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It was with great anticipation and a bit of anxiety that I arrived in Austin Friday morning to attend my first Episcopal Convention. I am here as a part of the National Altar Guild Association. Within an hour of my arrival, I coincidentally crossed paths with my rector, The Rev. Kim Seidman, and then a short time later, with Bishop Rob. (With more than 5,000 Episcopalians running around town, that was pretty amazing.) Suddenly I felt right at home.

The first Eucharist I attended included the procession of all the bishops in full dress. To see bishops representing so many geographical areas in one place, at one time, in all their glory, was a powerful sight to behold. Then voices were raised in song for the processional hymn. The sound was so rich and awesome, with nothing being held back, that to me it sounded rather celestial.

Day two began with private Eucharist for the altar guild. Our chaplain, The Rev. Bill King, reminded us that we lovingly care for ordinary things so that they can become extraordinary. Then received the “blessing of the hands.” As we chanted “Jesus, remember me when you come into your kingdom,” each of the 58 present had our hands individually blessed for service. It was one of the most moving services I have ever experienced; what we do as the altar guild is not just mechanical and physical, but very spiritual and truly meaningful, and that we are serving Jesus by creating a welcome at the altar for His people.

With Sunday morning came my first turn to assist with preparing Eucharist at Convention. This process is an incredibly well-oiled machine, thanks to Alice Scarbrough, head of the convention altar guild. Everything is large scale compared with what I’m used to. Nine Eucharist stations are manned by a deacon, two bread servers, four chalice ministers, and assisted by two altar guild members. 3,500 to 5,000 can be communed in 12-20 minutes. Pretty amazing! It makes me wonder what it was like when Jesus fed the 5,000.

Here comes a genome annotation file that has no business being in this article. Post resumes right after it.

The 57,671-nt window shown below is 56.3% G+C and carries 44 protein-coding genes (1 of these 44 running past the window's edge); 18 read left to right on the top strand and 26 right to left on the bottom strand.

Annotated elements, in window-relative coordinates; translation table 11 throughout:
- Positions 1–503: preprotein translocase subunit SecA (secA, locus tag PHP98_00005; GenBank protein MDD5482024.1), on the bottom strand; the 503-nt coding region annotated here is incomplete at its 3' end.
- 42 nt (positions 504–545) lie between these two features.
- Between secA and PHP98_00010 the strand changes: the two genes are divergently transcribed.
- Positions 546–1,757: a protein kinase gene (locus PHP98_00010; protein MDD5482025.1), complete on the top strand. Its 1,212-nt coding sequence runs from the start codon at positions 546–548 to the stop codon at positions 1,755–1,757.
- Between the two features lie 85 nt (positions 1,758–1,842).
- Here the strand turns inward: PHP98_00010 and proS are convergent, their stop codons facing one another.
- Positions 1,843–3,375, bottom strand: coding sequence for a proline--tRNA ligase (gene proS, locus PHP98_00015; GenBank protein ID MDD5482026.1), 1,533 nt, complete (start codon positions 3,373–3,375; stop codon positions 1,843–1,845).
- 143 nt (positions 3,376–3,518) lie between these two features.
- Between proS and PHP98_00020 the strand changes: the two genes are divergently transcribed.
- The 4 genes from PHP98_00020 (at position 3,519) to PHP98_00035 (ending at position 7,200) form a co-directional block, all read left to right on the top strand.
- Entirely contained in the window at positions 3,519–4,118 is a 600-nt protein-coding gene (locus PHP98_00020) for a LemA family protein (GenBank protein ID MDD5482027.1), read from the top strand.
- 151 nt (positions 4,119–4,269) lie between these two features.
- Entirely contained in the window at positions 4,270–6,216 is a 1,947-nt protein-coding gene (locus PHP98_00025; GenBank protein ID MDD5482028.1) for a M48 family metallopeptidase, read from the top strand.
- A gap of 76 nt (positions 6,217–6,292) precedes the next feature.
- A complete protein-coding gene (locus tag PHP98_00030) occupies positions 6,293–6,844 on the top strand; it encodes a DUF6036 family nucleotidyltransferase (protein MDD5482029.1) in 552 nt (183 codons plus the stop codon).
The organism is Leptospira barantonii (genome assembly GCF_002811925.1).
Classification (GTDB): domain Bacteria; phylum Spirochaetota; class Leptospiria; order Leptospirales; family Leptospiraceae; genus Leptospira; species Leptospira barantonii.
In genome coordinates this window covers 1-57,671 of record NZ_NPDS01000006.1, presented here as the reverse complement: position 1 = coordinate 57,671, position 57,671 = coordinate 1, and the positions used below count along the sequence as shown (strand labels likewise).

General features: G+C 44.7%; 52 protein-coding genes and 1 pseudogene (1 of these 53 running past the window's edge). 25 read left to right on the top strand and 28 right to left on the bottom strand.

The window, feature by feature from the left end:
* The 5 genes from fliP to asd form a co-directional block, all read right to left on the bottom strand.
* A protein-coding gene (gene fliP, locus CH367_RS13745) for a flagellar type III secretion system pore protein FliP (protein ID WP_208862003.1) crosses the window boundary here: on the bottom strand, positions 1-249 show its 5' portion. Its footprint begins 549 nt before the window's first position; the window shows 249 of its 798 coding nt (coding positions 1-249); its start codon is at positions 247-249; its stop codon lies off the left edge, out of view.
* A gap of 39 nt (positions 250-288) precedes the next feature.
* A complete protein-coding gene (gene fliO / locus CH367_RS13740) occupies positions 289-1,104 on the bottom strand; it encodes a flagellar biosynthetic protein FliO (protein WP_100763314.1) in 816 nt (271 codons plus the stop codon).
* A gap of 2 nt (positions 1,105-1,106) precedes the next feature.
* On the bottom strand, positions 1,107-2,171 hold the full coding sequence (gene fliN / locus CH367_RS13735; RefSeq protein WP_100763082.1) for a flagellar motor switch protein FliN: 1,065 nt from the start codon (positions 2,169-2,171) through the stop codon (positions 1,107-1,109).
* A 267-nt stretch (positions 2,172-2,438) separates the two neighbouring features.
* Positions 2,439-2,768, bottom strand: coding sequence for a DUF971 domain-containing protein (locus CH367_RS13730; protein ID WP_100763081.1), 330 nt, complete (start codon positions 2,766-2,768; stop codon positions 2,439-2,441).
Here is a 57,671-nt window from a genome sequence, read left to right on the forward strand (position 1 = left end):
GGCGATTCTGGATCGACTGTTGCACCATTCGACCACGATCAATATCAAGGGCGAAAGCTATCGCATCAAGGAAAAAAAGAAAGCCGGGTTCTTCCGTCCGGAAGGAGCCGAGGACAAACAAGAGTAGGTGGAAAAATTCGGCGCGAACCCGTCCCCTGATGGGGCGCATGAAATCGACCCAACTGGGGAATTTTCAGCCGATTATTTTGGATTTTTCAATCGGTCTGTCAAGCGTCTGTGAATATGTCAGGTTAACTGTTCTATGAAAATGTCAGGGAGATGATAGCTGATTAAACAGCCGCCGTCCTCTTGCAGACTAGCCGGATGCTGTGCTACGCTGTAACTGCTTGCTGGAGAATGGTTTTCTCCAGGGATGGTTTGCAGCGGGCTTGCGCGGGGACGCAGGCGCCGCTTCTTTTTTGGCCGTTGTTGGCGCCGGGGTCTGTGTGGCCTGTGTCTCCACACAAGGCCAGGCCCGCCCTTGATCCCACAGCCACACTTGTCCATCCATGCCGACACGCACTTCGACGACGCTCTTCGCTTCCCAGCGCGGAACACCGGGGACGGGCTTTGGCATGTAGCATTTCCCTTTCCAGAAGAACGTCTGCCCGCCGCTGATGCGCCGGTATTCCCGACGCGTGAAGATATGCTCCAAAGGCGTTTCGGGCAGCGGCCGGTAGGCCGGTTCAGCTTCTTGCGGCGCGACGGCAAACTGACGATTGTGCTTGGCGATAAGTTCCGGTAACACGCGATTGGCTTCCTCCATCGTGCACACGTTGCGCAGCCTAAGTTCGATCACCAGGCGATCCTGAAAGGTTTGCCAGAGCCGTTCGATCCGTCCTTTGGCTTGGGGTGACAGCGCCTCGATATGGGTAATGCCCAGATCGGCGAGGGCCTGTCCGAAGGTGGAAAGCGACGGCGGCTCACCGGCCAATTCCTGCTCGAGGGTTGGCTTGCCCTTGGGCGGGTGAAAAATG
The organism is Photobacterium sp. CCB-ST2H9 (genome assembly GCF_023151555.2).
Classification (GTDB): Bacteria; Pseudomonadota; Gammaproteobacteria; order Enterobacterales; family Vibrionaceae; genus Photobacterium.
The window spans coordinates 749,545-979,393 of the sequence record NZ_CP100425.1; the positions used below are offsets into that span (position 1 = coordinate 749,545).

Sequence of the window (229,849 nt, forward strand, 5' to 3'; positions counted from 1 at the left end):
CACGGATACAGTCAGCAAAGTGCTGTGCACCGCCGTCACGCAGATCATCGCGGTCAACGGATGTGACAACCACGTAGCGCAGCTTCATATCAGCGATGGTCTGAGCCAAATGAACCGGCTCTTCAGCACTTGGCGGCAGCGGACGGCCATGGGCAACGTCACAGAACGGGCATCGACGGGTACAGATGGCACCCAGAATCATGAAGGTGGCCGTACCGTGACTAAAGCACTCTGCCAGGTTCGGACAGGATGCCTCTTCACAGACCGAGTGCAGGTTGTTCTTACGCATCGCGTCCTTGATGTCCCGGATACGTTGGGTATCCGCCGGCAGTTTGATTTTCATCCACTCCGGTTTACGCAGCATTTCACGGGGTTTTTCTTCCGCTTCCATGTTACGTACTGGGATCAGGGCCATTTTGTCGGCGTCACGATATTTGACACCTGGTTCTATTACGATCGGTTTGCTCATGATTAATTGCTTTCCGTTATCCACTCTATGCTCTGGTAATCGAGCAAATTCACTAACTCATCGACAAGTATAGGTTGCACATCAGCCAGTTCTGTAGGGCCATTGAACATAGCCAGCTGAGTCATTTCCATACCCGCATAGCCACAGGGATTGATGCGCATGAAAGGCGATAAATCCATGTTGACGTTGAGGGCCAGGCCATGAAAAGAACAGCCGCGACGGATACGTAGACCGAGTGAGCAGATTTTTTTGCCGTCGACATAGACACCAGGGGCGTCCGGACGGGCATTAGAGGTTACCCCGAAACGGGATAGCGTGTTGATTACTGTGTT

On Monday we were fortunate to have Presiding Bishop Curry speak to our small group (read his speech here). He told us that “the ministry that you do helps the people of God to worship God and to be recentered on God and Jesus Christ. The ministry of the altar guild is right there at the point of intersectionbetween God and following Jesus in the world. What you do for God matters, it matters profoundly.” What more could we hope for than validation from our Presiding Bishop that the work we do is so important?

Also on Monday, our keynote speaker, Demi Prentiss, likened the Church to a base camp below Mount Everest. We can’t just sit there and wait for things to happen. We must equip ourselves and go out into the world in witness of our Lord and Savior, Jesus Christ (read her keynote here).

Tuesday gave me the opportunity to attend a wide variety of fabulous workshops, from radical sending to flower and palm arranging, to liturgical fabric arts, to the rubrics of the Book of Common Prayer and a study of the Book of Occasional Services.

On Wednesday, we were fortunate to enjoy a day-long tour of the painted churches of Texas. The artwork in each of the churches we toured was outstanding! (read about our tour here.)

With Thursday, the group’s final morning together, came Eucharist and the installation of officers at Good Shepherd Episcopal Church, followed by a lovely luncheon provided by St. Brigid’s Guild. During the installation of officers, it was very moving to watch Lynn remove the President’s cross from around her neck and place it on Dianne’s, and then for Dianne to present Lynn with the Past President’s cross. I had only known these ladies for a few days, but had developed a true affection for them and appreciation for the work they do for NAGA.

The most enjoyable part of my time here has been meeting other altar guild women and men from around the country and the sharing of ideas. It’s been a wonderful opportunity to learn from altar guilds of varying sizes of parishes, different styles, and different regions of the country.

Look out, Holy Comforter, Broomfield — I am coming home with a notebook full of ideas!

Deborah (Debbie) Mead, Diocese of Colorado, Holy Comforter, Broomfield, Colorado

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